4 May 2016

Key points on social security

  • Eligibility for the Disability Support Pension (DSP)
  • Amending portability rules for para-athletes preparing for Paralympic Games
  • Changes to the Age Pension Assets Test

 

Eligibility for the Disability Support Pension (DSP)

Effective Date: 3 May 2016

The Government proposes that over the next 3 years, up to 90,000 current DSP recipients will have their DSP eligibility reviewed to assess their capacity to work which is expected to contribute to the new National Disability Insurance Scheme Savings Fund. There will also be up to 30,000 Disability Medical Assessments for current DSP recipients considered high risk of not being eligible for the payment.

It is expected that as a result of this review, a proportion of these recipients may no longer be entitled to receive the DSP.

 

What does this mean for you?
If you are in receipt of the DSP, you should speak with your financial adviser to ensure that you meet the current eligibility requirements in relation to your capacity to work.

 

Amending portability rules for para-athletes preparing for the Paralympic Games

Effective Date: 3 May 2016, applying retrospectively from September 2015

It is intended that para-athletes in receipt of the DSP will have up to an additional 4 weeks of overseas travel without their payments being impacted to allow these athletes to attend approved international events leading up to the:

  • 2016 and 2020 Summer Paralympic Games; and
  • 2018 Winter Paralympic Games.

 

What does this mean for you?
Currently, when travelling overseas temporarily, you will generally only be paid DSP for up to 4 weeks in any 12 month period. This change will mean that if you are competing in the Paralympics you may have up to a total of 8 weeks DSP within a 12 month period.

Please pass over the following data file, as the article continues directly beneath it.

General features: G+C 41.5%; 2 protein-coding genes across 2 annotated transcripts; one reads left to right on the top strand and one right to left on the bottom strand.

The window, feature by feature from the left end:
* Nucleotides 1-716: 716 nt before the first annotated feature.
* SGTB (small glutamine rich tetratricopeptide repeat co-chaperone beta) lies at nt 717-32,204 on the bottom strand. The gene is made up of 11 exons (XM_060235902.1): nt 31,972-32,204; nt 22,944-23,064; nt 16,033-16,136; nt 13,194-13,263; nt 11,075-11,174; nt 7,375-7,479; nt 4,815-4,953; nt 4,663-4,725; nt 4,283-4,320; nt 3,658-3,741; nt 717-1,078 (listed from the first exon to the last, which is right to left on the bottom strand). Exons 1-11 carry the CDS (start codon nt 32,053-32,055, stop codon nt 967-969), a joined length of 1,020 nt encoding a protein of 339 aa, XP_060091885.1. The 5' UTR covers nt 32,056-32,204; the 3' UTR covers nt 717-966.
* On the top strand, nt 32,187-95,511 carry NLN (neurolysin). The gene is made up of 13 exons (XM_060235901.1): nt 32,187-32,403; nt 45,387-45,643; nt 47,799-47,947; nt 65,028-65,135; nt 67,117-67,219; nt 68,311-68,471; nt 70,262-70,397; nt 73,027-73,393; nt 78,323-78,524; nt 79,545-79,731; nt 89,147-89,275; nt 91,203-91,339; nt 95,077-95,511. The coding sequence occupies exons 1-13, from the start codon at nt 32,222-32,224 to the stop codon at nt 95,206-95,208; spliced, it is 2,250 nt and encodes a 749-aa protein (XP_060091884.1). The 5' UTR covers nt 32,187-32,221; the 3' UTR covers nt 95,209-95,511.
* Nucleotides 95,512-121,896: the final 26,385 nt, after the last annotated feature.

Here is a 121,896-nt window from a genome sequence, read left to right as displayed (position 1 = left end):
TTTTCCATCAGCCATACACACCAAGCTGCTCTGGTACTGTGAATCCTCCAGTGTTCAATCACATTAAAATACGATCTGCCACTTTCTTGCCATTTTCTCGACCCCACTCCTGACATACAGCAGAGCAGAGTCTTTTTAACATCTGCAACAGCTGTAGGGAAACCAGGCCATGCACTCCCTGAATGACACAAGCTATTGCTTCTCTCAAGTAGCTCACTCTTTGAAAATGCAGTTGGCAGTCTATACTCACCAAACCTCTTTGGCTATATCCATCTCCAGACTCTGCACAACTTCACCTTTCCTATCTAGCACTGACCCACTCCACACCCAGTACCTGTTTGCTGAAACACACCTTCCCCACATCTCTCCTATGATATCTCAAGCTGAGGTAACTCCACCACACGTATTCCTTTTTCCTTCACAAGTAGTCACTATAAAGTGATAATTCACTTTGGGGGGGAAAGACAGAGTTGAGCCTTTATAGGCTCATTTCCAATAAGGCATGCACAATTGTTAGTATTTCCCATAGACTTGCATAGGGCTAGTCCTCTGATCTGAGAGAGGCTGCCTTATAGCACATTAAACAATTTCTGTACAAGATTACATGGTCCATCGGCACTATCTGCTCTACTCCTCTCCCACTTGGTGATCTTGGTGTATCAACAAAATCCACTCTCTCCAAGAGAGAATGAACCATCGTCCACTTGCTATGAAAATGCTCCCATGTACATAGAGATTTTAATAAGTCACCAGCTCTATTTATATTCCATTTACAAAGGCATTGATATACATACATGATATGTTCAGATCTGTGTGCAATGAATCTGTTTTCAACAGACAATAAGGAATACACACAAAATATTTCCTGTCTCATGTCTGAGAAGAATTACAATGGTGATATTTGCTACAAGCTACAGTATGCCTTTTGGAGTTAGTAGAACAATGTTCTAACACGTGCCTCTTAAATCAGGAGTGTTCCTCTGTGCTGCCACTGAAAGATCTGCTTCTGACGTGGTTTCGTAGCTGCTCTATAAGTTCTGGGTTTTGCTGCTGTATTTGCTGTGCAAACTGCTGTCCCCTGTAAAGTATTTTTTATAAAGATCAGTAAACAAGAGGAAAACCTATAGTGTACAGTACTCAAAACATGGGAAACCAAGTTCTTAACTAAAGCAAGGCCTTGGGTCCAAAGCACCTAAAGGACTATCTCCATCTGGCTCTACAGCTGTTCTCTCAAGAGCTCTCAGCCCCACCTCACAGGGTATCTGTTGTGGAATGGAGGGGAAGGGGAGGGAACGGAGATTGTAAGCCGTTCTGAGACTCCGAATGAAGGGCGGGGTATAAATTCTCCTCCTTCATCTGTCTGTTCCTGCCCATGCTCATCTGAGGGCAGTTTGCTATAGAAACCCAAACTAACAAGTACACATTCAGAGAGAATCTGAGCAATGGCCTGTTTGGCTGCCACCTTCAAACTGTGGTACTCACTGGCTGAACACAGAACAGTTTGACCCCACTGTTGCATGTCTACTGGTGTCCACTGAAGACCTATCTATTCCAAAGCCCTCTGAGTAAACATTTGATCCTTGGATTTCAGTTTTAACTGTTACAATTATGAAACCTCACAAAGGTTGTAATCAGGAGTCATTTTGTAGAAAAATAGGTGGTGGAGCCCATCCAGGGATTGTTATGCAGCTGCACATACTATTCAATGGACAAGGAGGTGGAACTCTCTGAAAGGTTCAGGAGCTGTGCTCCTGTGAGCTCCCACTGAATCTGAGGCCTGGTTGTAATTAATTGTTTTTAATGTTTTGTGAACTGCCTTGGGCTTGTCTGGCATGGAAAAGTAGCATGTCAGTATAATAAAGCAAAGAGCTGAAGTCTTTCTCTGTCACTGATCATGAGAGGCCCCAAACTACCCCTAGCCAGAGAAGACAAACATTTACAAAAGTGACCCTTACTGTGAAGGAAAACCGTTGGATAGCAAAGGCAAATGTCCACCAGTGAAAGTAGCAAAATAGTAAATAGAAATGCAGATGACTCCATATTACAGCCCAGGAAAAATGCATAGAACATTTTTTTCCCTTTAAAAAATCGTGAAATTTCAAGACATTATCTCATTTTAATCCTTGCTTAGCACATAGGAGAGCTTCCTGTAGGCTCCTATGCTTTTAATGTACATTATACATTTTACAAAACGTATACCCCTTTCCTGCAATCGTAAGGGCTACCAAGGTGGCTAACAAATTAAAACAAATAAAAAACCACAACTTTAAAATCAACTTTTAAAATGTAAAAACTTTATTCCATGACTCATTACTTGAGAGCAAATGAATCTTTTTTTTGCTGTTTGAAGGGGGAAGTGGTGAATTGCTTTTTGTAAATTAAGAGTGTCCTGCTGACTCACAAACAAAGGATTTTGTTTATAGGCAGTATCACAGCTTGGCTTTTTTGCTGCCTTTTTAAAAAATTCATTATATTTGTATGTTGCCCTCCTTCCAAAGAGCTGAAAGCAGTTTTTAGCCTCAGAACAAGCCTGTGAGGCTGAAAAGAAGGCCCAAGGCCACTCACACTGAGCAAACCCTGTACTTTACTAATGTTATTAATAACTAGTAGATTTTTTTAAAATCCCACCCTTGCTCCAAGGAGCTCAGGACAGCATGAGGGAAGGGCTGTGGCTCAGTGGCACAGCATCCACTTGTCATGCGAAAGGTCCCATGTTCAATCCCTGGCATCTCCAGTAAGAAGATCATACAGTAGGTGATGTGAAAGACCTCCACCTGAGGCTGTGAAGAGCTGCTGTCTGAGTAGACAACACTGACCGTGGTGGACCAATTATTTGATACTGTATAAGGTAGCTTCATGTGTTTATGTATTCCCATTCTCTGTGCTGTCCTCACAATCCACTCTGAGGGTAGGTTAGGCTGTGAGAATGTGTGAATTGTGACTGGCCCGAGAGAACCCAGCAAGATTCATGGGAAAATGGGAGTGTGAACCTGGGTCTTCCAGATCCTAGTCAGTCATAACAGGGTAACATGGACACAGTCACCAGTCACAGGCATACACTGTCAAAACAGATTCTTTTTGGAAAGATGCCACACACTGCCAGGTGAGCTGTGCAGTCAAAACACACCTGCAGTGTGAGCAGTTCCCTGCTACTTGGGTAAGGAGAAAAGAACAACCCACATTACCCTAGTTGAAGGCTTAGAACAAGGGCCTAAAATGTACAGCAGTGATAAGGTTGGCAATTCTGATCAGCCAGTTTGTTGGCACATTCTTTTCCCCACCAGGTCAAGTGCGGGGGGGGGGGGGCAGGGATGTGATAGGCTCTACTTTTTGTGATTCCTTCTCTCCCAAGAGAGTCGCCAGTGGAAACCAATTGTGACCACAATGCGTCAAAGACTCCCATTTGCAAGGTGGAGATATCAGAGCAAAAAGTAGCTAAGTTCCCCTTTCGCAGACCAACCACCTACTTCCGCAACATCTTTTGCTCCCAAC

Changes to the Age Pension Assets Test

Effective Date: 1 January 2017

One of the biggest changes to affect retirees was announced in the 2015 Federal Budget and has already been legislated. From 1 January 2017 the Assets Test thresholds for the Age Pension will be increased, however, the rate at which assets above the threshold will reduce the Age Pension will increase from $1.50 per fortnight per $1,000 of assets above the threshold to $3 per fortnight. This returns the taper rate to the same level as applied prior to 20 September 2007.

Other benefits affected by the change include:

  • Bereavement Allowance
  • Disability Support Pension
  • Carer Payment
  • Wife Pension
  • Widow B Pension
  • Service Pension
  • Pensioners with assets below the new thresholds may see their Age Pension (or other benefit) increased. However, if their entitlement is determined by the Income Test, they may not benefit from the change to the Asset Test.

Pensioners with assets above the new assets test threshold are likely to have their Age Pension (or other benefit) reduced. In particular, the level of assets at which the Age Pension will cut out will be reduced.

Pensioners who lose their Age Pension (or other benefit) as a result of the changes may also lose their Pensioner Concession Card, however, they may be entitled to another concession such as the Commonwealth Seniors Health Card.

 

What does this mean for you?
It is important to review your overall position to determine how you will be affected by these changes. Where your Age pension entitlements are likely to be reduced as a result of the changes, you should speak with your financial adviser about possible strategies.

 

Content courtesy of BT’s ‘Federal Budget – May 2016′.

This article contains general information only and is not intended to constitute financial product advice. Any information provided or conclusions made whether express or implied, do not take into account the investment objectives, financial situation and particular needs of an investor. It should not be relied upon as a substitute for professional advice. MGD Wealth Ltd is the holder of Australian Financial Services Licence No. 222600.